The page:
git-interpret-trailers man page
git-interpret-trailers — help add structured information into commit messages
git interpret-trailers [--in-place] [--trim-empty] [(--trailer <token>[(=|:)<value>])...] [<file>...]
Help adding trailers lines, that look similar to RFC 822 e-mail headers, at the end of the otherwise free-form part of a commit message.
This command reads some patches or commit messages from either the <file> arguments or the standard input if no <file> is specified. Then this command applies the arguments passed using the --trailer option, if any, to the commit message part of each input file. The result is emitted on the standard output.
Some configuration variables control the way the --trailer arguments are applied to each commit message and the way any existing trailer in the commit message is changed. They also make it possible to automatically add some trailers.
By default, a <token>=<value> or <token>:<value> argument given using --trailer will be appended after the existing trailers only if the last trailer has a different (<token>, <value>) pair (or if there is no existing trailer). The <token> and <value> parts will be trimmed to remove starting and trailing whitespace, and the resulting trimmed <token> and <value> will appear in the message like this:
This means that the trimmed <token> and <value> will be separated by ': ' (one colon followed by one space).
By default the new trailer will appear at the end of all the existing trailers. If there is no existing trailer, the new trailer will appear after the commit message part of the output, and, if there is no line with only spaces at the end of the commit message part, one blank line will be added before the new trailer.
Existing trailers are extracted from the input message by looking for a group of one or more lines that (i) are all trailers, or (ii) contains at least one Git-generated or user-configured trailer and consists of at least 25% trailers. The group must be preceded by one or more empty (or whitespace-only) lines. The group must either be at the end of the message or be the last non-whitespace lines before a line that starts with ---. Such three minus signs start the patch part of the message.
When reading trailers, there can be whitespaces after the token, the separator and the value. There can also be whitespaces inside the token and the value. The value may be split over multiple lines with each subsequent line starting with whitespace, like the "folding" in RFC 822.
Note that trailers do not follow and are not intended to follow many rules for RFC 822 headers. For example they do not follow the encoding rules and probably many other rules.
Edit the files in place.
If the <value> part of any trailer contains only whitespace, the whole trailer will be removed from the resulting message. This applies to existing trailers as well as new trailers.
- --trailer <token>[(=|:)<value>]
Specify a (<token>, <value>) pair that should be applied as a trailer to the input messages. See the description of this command.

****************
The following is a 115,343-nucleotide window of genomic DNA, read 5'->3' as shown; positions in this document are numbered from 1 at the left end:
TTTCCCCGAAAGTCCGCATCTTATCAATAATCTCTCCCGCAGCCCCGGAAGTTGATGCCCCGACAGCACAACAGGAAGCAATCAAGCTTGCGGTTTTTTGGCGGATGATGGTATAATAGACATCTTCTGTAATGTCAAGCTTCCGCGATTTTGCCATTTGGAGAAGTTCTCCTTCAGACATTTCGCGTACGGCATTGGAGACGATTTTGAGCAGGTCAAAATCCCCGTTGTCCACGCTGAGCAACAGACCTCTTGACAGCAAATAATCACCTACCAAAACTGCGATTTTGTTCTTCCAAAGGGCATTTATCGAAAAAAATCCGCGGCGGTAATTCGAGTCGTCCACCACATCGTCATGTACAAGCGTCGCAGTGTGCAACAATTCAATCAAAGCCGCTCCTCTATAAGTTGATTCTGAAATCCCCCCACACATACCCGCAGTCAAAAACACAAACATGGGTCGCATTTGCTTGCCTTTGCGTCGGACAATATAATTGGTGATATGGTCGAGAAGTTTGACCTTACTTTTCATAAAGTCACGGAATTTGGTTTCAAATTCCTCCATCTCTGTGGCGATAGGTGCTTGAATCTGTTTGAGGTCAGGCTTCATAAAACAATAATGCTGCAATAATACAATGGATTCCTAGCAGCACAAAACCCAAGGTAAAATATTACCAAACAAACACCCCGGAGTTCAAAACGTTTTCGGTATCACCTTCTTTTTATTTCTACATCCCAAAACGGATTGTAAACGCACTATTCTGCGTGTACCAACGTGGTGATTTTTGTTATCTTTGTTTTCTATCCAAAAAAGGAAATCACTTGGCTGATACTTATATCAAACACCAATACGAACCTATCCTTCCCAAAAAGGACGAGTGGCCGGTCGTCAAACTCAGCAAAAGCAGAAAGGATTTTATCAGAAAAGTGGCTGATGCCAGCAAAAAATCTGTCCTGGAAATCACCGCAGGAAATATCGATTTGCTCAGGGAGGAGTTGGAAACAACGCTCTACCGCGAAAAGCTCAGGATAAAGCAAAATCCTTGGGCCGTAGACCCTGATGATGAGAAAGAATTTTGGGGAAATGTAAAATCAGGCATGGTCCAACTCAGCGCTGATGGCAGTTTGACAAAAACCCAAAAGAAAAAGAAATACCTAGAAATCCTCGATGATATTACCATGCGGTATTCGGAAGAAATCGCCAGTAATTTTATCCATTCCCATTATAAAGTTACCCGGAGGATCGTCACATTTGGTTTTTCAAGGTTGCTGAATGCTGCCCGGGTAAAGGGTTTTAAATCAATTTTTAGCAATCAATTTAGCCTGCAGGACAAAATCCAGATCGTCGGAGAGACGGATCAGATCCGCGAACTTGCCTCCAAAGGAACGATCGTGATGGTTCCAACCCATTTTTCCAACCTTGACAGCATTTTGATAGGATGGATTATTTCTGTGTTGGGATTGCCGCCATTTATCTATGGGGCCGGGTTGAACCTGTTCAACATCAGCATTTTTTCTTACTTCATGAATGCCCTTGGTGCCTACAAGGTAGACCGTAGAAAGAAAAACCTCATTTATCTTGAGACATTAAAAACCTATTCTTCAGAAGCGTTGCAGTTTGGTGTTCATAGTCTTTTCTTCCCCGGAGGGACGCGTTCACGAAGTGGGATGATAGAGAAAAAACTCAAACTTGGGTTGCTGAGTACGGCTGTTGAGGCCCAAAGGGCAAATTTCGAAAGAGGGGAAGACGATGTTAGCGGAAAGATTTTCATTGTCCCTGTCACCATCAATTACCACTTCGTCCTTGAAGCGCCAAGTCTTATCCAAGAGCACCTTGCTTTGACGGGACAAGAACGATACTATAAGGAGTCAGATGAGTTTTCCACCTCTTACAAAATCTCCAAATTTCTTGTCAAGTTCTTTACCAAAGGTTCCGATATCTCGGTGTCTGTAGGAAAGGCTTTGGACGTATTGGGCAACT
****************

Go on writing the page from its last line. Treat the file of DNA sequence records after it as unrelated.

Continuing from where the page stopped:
This option tells which characters are recognized as trailer separators. By default only : is recognized as a trailer separator, except that = is always accepted on the command line for compatibility with other git commands.
The first character given by this option will be the default character used when another separator is not specified in the config for this trailer.
For example, if the value for this option is "%=$", then only lines using the format <token><sep><value> with <sep> containing %, = or $ and then spaces will be considered trailers. And % will be the default separator used, so by default trailers will appear like: <token>% <value> (one percent sign and one space will appear between the token and the value).
This option tells where a new trailer will be added.
This can be end, which is the default, start, after or before.
If it is end, then each new trailer will appear at the end of the existing trailers.
If it is start, then each new trailer will appear at the start, instead of the end, of the existing trailers.
If it is after, then each new trailer will appear just after the last trailer with the same <token>.
If it is before, then each new trailer will appear just before the first trailer with the same <token>.
This option makes it possible to choose what action will be performed when there is already at least one trailer with the same <token> in the message.
The valid values for this option are: addIfDifferentNeighbor (this is the default), addIfDifferent, add, replace or doNothing.
With addIfDifferentNeighbor, a new trailer will be added only if no trailer with the same (<token>, <value>) pair is above or below the line where the new trailer will be added.
With addIfDifferent, a new trailer will be added only if no trailer with the same (<token>, <value>) pair is already in the message.
With add, a new trailer will be added, even if some trailers with the same (<token>, <value>) pair are already in the message.